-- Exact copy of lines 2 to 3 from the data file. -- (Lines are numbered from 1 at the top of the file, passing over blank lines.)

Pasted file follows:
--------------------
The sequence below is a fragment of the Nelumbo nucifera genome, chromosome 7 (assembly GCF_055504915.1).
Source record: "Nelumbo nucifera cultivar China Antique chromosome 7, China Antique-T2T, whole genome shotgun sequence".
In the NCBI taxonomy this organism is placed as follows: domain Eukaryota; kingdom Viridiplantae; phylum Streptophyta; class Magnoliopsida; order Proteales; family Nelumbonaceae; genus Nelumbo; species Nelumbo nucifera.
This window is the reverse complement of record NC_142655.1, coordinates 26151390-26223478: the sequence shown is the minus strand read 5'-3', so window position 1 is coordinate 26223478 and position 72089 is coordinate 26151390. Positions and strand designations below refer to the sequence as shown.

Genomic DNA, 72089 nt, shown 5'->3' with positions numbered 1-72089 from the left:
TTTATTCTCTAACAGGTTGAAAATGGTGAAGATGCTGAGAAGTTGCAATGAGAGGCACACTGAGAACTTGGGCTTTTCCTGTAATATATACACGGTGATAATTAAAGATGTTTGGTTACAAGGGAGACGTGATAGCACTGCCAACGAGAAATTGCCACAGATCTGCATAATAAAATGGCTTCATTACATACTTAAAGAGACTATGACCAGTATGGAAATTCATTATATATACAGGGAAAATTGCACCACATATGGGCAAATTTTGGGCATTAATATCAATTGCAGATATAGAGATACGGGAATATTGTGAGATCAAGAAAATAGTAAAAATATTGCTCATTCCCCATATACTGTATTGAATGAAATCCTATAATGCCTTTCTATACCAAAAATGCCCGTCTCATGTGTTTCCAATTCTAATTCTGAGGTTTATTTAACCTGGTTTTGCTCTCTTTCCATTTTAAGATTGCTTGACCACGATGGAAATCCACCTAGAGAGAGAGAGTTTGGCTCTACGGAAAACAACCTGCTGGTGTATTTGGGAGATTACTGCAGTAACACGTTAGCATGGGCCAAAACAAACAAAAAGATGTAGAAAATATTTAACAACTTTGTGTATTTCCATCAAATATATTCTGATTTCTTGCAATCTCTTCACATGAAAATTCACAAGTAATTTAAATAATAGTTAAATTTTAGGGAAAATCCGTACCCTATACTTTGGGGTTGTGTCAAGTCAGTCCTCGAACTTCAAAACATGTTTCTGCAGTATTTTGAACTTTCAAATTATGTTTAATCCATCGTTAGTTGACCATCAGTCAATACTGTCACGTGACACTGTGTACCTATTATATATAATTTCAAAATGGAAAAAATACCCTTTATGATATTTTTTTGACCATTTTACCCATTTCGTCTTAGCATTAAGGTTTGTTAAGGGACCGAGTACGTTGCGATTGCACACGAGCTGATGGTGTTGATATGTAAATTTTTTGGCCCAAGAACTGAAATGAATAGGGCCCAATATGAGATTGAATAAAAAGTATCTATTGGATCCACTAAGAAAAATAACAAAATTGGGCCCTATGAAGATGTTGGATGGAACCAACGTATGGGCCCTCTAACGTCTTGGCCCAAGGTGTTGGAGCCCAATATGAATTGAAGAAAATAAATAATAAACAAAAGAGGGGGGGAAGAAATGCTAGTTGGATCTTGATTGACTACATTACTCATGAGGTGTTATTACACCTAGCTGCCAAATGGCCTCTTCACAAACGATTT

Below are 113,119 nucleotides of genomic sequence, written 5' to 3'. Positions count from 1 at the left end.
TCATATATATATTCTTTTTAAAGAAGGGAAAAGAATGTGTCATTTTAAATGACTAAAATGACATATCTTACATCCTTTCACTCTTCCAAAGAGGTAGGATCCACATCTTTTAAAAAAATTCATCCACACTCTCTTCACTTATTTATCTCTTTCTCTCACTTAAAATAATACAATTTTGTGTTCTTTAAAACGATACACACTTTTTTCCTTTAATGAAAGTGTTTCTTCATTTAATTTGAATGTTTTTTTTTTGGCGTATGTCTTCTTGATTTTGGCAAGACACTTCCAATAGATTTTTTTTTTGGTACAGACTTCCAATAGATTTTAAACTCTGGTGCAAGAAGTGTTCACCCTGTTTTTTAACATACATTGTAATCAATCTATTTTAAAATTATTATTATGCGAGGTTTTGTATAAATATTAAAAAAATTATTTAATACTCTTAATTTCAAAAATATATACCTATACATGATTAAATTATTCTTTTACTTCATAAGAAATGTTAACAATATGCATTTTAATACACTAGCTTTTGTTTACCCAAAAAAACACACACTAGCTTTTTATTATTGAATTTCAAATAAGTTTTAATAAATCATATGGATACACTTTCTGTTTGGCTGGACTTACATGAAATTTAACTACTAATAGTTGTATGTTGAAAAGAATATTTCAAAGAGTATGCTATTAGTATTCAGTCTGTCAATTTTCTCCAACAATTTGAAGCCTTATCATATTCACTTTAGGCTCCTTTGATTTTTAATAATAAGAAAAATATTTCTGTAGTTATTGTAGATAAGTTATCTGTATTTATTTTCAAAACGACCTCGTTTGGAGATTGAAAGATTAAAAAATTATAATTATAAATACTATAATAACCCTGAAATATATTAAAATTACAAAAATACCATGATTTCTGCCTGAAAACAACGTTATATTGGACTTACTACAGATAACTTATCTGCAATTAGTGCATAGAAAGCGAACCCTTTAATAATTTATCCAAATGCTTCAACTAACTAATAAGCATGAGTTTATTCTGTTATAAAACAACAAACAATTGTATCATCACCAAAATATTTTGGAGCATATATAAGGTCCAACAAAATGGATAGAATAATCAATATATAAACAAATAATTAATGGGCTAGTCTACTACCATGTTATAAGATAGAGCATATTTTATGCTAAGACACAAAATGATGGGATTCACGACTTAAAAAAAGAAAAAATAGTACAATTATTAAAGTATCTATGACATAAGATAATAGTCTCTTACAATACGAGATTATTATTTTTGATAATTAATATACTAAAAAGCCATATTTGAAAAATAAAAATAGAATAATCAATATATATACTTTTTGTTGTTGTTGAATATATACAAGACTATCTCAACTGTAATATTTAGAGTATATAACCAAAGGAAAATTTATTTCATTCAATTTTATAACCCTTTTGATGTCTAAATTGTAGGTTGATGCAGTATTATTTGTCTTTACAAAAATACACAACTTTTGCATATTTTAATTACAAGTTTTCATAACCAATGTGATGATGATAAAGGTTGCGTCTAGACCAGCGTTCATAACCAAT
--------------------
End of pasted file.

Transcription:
Source record: "Nelumbo nucifera cultivar China Antique chromosome 7, China Antique-T2T, whole genome shotgun sequence".
In the NCBI taxonomy this organism is placed as follows: domain Eukaryota; kingdom Viridiplantae; phylum Streptophyta; class Magnoliopsida; order Proteales; family Nelumbonaceae; genus Nelumbo; species Nelumbo nucifera.